Thomas Johnson bought land from Native Americans and then it was given to his descendants. William M’Intosh obtained the same land through a land patent from the United States federal government. The property of land had two grants permitting ownership of the same land and both parties wanted to keep the land.
Our topic, the influence of the Kinzua Dam on the Seneca Nation, was chosen after weeks of deliberation. To begin finding a topic, we researched and bounced ideas off of each other to see what to consider more seriously later on. Our previous topics have been near the early 1900s, and we looked more closely at topics near there. However, despite a lack of specifics, the Native Americans began to interest us. In September, the Erie Times-News published an article for the 50 year anniversary of Kinzua Dam, including details of the Seneca Nation’s removal. This sparked our interest and seemed to fit the theme very well, so we soon settled on the Seneca Nation and Kinzua Dam.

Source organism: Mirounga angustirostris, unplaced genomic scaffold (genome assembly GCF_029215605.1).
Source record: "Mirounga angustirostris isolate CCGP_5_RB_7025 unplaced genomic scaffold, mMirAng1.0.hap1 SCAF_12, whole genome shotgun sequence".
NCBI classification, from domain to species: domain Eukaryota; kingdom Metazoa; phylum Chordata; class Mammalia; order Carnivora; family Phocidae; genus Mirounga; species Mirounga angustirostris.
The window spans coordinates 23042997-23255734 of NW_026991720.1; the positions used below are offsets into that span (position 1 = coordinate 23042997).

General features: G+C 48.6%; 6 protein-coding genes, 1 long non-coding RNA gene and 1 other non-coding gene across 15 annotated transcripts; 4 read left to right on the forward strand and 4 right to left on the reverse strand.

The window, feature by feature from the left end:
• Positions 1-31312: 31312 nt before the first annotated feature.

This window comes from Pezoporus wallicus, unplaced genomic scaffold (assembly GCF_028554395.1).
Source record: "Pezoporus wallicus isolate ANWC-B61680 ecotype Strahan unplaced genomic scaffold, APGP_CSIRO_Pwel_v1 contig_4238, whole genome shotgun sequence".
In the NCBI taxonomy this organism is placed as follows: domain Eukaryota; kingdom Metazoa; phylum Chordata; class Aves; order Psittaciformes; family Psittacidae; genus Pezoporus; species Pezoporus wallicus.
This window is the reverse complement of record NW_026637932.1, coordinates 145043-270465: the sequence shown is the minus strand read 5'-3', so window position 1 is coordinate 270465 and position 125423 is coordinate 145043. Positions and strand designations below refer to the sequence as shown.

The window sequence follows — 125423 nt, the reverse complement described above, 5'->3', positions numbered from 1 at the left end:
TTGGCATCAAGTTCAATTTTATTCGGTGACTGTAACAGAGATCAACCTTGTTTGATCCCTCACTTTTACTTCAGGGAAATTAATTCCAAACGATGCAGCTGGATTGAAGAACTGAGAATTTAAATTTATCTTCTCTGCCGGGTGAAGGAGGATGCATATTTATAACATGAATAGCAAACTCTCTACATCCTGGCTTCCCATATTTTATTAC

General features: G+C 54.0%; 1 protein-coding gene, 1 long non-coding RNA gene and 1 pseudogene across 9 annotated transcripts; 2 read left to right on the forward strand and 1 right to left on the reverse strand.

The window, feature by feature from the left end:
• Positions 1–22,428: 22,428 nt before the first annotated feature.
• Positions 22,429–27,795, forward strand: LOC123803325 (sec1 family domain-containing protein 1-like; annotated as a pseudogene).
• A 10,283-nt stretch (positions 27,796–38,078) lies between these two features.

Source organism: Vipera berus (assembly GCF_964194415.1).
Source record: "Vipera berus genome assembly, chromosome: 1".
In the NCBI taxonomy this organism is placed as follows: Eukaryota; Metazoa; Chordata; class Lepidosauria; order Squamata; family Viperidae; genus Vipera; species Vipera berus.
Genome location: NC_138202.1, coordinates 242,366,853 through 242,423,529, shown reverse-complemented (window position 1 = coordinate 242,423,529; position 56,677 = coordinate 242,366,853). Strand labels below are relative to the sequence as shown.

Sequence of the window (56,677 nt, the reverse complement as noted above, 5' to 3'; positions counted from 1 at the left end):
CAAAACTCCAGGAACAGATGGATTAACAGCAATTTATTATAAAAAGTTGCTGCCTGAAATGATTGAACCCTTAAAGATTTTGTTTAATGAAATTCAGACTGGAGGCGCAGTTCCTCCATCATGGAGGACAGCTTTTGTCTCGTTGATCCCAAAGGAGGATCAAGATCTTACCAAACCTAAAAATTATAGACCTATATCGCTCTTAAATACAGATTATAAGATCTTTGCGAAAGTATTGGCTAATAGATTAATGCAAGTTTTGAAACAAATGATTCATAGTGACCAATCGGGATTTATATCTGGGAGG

In Chapter eight of Byron Williston’s Environmental Ethics for Canadians First Nation’s perspectives are explored. The case study titled “Language, Land and the Residential Schools” begins by speaking of a public apology from former Canadian Prime Minister Stephen Harper. He apologizes for the treatment of “Indians” in “Indian Residential Schools”. He highlights the initial agenda of these schools as he says that the “school system [was] to remove and isolate [Aboriginal] children from the influence of their homes, families, traditions and cultures, and to assimilate them[…]” (Williston 244). By doing this, colonial Canadians assumed that aboriginal cultural and spiritual beliefs were invalid in relation to European beliefs (244). The problem with ridding the First Nations Peoples of their languages, as Williston points out is to “deprive them of the sense of place that has defined them for thousands of years” (245). The private schooling system was an attack on First Nations identities, and their identity is rooted in “a respect for nature and its processes” (245).